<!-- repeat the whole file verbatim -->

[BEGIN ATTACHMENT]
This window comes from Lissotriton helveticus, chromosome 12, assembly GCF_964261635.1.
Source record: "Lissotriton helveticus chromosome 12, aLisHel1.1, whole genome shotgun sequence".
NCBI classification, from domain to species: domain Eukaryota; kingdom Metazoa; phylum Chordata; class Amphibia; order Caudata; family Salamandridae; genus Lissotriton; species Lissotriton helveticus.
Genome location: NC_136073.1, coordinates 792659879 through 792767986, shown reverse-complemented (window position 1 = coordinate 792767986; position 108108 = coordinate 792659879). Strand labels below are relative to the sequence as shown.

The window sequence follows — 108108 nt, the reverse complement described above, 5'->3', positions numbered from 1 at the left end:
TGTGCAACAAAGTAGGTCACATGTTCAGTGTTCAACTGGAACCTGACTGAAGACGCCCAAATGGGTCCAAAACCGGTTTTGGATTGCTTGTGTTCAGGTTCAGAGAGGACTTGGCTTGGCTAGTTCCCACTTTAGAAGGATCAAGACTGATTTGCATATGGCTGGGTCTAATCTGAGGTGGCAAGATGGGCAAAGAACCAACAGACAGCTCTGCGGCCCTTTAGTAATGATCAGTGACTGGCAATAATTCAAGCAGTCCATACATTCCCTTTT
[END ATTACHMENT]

This window comes from Lissotriton helveticus, chromosome 12, assembly GCF_964261635.1.
Source record: "Lissotriton helveticus chromosome 12, aLisHel1.1, whole genome shotgun sequence".
NCBI classification, from domain to species: domain Eukaryota; kingdom Metazoa; phylum Chordata; class Amphibia; order Caudata; family Salamandridae; genus Lissotriton; species Lissotriton helveticus.
Genome location: NC_136073.1, coordinates 792659879 through 792767986, shown reverse-complemented (window position 1 = coordinate 792767986; position 108108 = coordinate 792659879). Strand labels below are relative to the sequence as shown.

The window sequence follows — 108108 nt, the reverse complement described above, 5'->3', positions numbered from 1 at the left end:
TGTGCAACAAAGTAGGTCACATGTTCAGTGTTCAACTGGAACCTGACTGAAGACGCCCAAATGGGTCCAAAACCGGTTTTGGATTGCTTGTGTTCAGGTTCAGAGAGGACTTGGCTTGGCTAGTTCCCACTTTAGAAGGATCAAGACTGATTTGCATATGGCTGGGTCTAATCTGAGGTGGCAAGATGGGCAAAGAACCAACAGACAGCTCTGCGGCCCTTTAGTAATGATCAGTGACTGGCAATAATTCAAGCAGTCCATACATTCCCTTTT